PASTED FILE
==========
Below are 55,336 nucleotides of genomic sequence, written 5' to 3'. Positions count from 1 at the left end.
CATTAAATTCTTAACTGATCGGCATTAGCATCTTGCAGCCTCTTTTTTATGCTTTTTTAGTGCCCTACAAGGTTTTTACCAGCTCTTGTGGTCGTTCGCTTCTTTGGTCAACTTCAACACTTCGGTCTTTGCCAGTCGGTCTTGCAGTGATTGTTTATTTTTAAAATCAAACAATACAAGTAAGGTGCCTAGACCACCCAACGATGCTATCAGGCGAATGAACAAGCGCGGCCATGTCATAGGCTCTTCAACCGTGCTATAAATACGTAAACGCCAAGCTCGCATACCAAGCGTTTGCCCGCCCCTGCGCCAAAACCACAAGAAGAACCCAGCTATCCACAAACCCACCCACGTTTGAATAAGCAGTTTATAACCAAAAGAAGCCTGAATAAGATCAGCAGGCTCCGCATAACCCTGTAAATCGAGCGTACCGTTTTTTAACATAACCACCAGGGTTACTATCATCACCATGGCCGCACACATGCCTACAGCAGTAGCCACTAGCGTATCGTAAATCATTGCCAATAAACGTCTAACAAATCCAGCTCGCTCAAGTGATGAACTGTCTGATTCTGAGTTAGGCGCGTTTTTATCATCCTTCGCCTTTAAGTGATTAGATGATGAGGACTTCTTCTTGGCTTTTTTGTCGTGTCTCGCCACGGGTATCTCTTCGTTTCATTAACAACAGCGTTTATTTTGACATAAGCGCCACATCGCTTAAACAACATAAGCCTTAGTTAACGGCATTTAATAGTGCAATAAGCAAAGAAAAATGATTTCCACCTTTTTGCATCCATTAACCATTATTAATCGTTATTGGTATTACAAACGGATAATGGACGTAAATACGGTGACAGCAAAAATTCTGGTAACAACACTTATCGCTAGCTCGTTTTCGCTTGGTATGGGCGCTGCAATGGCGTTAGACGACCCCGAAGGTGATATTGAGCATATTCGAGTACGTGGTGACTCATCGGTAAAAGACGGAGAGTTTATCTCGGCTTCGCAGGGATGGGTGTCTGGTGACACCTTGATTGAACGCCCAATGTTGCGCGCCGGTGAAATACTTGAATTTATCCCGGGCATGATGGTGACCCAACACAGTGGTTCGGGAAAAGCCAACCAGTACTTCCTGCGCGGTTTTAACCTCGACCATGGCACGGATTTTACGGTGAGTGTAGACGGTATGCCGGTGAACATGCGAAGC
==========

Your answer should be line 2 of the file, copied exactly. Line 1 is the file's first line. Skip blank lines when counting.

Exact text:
CATTAAATTCTTAACTGATCGGCATTAGCATCTTGCAGCCTCTTTTTTATGCTTTTTTAGTGCCCTACAAGGTTTTTACCAGCTCTTGTGGTCGTTCGCTTCTTTGGTCAACTTCAACACTTCGGTCTTTGCCAGTCGGTCTTGCAGTGATTGTTTATTTTTAAAATCAAACAATACAAGTAAGGTGCCTAGACCACCCAACGATGCTATCAGGCGAATGAACAAGCGCGGCCATGTCATAGGCTCTTCAACCGTGCTATAAATACGTAAACGCCAAGCTCGCATACCAAGCGTTTGCCCGCCCCTGCGCCAAAACCACAAGAAGAACCCAGCTATCCACAAACCCACCCACGTTTGAATAAGCAGTTTATAACCAAAAGAAGCCTGAATAAGATCAGCAGGCTCCGCATAACCCTGTAAATCGAGCGTACCGTTTTTTAACATAACCACCAGGGTTACTATCATCACCATGGCCGCACACATGCCTACAGCAGTAGCCACTAGCGTATCGTAAATCATTGCCAATAAACGTCTAACAAATCCAGCTCGCTCAAGTGATGAACTGTCTGATTCTGAGTTAGGCGCGTTTTTATCATCCTTCGCCTTTAAGTGATTAGATGATGAGGACTTCTTCTTGGCTTTTTTGTCGTGTCTCGCCACGGGTATCTCTTCGTTTCATTAACAACAGCGTTTATTTTGACATAAGCGCCACATCGCTTAAACAACATAAGCCTTAGTTAACGGCATTTAATAGTGCAATAAGCAAAGAAAAATGATTTCCACCTTTTTGCATCCATTAACCATTATTAATCGTTATTGGTATTACAAACGGATAATGGACGTAAATACGGTGACAGCAAAAATTCTGGTAACAACACTTATCGCTAGCTCGTTTTCGCTTGGTATGGGCGCTGCAATGGCGTTAGACGACCCCGAAGGTGATATTGAGCATATTCGAGTACGTGGTGACTCATCGGTAAAAGACGGAGAGTTTATCTCGGCTTCGCAGGGATGGGTGTCTGGTGACACCTTGATTGAACGCCCAATGTTGCGCGCCGGTGAAATACTTGAATTTATCCCGGGCATGATGGTGACCCAACACAGTGGTTCGGGAAAAGCCAACCAGTACTTCCTGCGCGGTTTTAACCTCGACCATGGCACGGATTTTACGGTGAGTGTAGACGGTATGCCGGTGAACATGCGAAGC